Another day another senior TV executive prodding the Turnbull government to overturn the media laws.
In the latest instalment, Network Ten chairman David Gordon has called for Foxtel (who recently was allowed to buy 15 per cent of the broadcaster) to be allowed to buy Ten outright.
Gordon gave an interview to Fairfax Media after Ten’s AGM yesterday where it was also announced that Foxtel CEO Richard Freudenstein had been appointed to the Ten board.
Ten was too small a player in a huge media market and needed Foxtel (that is half owned by News) to survive, Gordon said. However, the current “two out of three” media ownership laws prevent this from happening. Gordon believed the laws were no longer relevant and needed to be urgently addressed by the government.
“The rationale no longer exists, it’s no longer possible to say that [owning more than] two out of three [traditional media] creates an imbalance in a marketplace when you look at the number of people who are taking their news and getting their content out of sources that are not broadcast, radio or newspapers,” Gordon told Fairfax.
“We would just be very keen to see decisions taken and action affected as soon as possible,” he said.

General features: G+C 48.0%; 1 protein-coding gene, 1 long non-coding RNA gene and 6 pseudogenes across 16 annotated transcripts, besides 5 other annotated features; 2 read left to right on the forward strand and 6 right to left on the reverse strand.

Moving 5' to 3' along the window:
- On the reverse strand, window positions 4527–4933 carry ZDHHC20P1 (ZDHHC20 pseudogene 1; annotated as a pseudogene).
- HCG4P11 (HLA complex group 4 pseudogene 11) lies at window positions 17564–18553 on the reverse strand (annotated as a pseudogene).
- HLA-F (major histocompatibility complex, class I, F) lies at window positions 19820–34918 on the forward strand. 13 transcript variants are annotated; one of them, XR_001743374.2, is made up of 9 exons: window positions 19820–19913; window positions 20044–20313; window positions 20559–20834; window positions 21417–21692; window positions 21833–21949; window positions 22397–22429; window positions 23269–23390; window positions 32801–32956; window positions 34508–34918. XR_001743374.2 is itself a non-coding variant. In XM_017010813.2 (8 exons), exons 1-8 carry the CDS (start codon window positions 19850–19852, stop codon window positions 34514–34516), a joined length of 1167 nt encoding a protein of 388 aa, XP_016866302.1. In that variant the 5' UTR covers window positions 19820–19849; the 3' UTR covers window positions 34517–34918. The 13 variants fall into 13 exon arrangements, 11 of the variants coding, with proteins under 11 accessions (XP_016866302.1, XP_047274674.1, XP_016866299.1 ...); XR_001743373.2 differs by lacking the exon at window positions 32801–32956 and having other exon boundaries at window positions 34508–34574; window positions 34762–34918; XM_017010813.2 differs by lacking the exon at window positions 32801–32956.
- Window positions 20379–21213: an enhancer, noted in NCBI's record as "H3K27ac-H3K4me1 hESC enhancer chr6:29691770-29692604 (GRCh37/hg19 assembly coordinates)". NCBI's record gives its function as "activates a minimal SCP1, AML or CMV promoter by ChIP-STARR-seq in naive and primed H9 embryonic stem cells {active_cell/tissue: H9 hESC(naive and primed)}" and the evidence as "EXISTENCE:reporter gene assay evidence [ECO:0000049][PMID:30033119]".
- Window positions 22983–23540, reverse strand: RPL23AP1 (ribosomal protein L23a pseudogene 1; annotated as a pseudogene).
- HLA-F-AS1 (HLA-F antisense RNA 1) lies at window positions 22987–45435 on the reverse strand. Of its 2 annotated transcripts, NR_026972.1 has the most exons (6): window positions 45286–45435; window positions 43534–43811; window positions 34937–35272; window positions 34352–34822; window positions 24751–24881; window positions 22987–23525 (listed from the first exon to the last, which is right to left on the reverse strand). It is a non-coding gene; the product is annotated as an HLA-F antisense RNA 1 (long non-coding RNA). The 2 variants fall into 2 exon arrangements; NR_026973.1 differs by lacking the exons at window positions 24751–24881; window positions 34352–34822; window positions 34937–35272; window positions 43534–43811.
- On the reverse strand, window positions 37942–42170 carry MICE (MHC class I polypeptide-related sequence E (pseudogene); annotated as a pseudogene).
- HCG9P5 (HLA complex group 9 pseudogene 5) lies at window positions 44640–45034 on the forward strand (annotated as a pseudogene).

Any media ownership changes are also likely to include demands from the free-to-air players to have their licence fees reduced. Their argument being that the new SVOD competitors don’t have to pay them. Gordon also agitated for them to be reduced.
“Perversely, we are competing against large and well-funded online competitors that pay no licence fees, and many that pay little or no tax in Australia. We pay licence fees to government of 4.5 per cent of our revenue. That is on top of normal corporate taxes and meeting the enormous cost of regulation, including the Australian content obligations,” the said.
“The costs associated with meeting those Australian content obligations continue to rise and, at the same time, it is becoming harder to monetise that content due to audience fragmentation.”